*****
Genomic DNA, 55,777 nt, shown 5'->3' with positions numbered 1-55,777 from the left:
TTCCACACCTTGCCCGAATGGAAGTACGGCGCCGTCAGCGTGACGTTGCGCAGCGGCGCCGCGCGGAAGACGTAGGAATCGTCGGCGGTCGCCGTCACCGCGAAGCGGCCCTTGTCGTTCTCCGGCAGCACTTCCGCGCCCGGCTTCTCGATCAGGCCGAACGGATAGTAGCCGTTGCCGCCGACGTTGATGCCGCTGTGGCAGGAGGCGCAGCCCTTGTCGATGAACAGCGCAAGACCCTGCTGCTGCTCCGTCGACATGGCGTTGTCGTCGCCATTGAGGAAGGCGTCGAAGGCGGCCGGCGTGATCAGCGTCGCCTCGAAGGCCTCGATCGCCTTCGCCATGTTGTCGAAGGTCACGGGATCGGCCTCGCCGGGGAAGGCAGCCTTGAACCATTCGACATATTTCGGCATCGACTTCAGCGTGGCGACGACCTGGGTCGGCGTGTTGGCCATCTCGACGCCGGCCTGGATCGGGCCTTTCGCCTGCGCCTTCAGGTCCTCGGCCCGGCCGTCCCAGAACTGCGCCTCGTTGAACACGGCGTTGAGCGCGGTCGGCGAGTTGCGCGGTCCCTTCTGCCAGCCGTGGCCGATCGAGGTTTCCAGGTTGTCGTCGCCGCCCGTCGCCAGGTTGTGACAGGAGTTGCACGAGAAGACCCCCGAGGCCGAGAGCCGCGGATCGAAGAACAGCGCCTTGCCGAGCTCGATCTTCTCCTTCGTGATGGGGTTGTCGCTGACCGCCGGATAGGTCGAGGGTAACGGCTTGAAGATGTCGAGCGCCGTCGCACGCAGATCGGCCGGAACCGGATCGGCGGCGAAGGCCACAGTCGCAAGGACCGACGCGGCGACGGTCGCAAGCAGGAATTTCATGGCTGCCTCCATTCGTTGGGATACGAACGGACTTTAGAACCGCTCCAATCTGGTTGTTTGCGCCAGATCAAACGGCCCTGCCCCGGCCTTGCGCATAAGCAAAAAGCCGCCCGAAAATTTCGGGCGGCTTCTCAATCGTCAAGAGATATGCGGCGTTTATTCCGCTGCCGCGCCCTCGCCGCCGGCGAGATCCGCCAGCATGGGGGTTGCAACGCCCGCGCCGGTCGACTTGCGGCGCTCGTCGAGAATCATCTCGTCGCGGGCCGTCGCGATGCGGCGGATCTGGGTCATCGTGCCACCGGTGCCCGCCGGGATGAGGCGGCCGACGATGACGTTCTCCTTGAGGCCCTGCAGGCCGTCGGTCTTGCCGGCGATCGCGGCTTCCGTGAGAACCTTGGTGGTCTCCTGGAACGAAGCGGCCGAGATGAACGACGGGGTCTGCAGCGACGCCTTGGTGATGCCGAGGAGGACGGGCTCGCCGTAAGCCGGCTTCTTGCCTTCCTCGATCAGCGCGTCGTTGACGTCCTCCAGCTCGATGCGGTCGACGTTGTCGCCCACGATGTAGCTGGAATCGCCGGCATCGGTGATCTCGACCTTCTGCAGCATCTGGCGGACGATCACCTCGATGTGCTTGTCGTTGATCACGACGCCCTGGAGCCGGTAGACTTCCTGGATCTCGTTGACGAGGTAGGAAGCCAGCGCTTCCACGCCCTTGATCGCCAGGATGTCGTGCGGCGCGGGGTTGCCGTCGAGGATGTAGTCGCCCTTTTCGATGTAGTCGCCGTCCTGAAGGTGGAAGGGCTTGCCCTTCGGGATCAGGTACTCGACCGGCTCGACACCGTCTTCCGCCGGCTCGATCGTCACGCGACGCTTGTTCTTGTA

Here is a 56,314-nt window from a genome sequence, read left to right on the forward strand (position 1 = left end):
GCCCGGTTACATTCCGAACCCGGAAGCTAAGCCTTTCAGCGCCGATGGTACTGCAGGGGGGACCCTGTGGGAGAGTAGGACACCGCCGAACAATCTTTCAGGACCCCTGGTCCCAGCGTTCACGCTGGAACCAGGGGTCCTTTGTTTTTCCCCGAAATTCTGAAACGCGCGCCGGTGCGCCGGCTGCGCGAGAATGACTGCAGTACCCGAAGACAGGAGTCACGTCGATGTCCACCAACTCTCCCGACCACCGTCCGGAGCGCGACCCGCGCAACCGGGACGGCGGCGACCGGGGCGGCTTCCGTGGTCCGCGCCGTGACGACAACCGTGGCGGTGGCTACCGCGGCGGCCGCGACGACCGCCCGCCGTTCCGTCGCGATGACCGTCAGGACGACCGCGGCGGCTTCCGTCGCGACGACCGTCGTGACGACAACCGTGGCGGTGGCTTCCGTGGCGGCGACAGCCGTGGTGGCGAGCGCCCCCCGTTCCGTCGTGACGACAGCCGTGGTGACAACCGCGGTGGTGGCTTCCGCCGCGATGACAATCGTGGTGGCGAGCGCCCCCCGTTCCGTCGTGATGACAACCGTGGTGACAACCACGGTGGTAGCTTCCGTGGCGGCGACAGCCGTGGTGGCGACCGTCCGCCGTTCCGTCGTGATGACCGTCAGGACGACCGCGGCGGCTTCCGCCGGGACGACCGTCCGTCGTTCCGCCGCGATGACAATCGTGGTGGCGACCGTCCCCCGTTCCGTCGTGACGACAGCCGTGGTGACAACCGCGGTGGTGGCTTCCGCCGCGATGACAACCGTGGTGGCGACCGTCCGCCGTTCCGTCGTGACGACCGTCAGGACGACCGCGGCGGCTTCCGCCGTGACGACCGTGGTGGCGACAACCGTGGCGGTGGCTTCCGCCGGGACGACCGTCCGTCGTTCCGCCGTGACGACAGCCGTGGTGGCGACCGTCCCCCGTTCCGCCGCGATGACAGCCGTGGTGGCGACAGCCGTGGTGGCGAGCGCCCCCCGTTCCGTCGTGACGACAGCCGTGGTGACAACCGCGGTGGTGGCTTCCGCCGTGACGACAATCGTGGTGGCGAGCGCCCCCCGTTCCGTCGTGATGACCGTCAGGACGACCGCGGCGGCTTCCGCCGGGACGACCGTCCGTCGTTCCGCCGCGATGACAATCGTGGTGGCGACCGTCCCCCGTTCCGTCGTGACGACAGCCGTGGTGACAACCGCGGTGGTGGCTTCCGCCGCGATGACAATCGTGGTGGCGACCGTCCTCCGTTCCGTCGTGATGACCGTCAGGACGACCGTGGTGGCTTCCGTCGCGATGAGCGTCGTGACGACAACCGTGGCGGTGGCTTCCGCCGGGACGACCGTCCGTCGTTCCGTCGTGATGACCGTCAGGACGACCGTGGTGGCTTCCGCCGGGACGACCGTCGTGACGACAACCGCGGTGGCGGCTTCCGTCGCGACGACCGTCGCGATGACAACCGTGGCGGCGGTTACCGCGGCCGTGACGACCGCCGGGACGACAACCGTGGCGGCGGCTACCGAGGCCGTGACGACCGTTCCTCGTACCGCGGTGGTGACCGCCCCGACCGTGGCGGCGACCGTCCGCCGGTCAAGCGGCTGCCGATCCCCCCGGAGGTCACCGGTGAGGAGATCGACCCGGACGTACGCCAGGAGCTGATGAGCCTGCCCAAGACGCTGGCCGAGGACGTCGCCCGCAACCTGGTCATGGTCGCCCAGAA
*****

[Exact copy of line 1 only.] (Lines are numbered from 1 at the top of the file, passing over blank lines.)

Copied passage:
Genomic DNA, 55,777 nt, shown 5'->3' with positions numbered 1-55,777 from the left: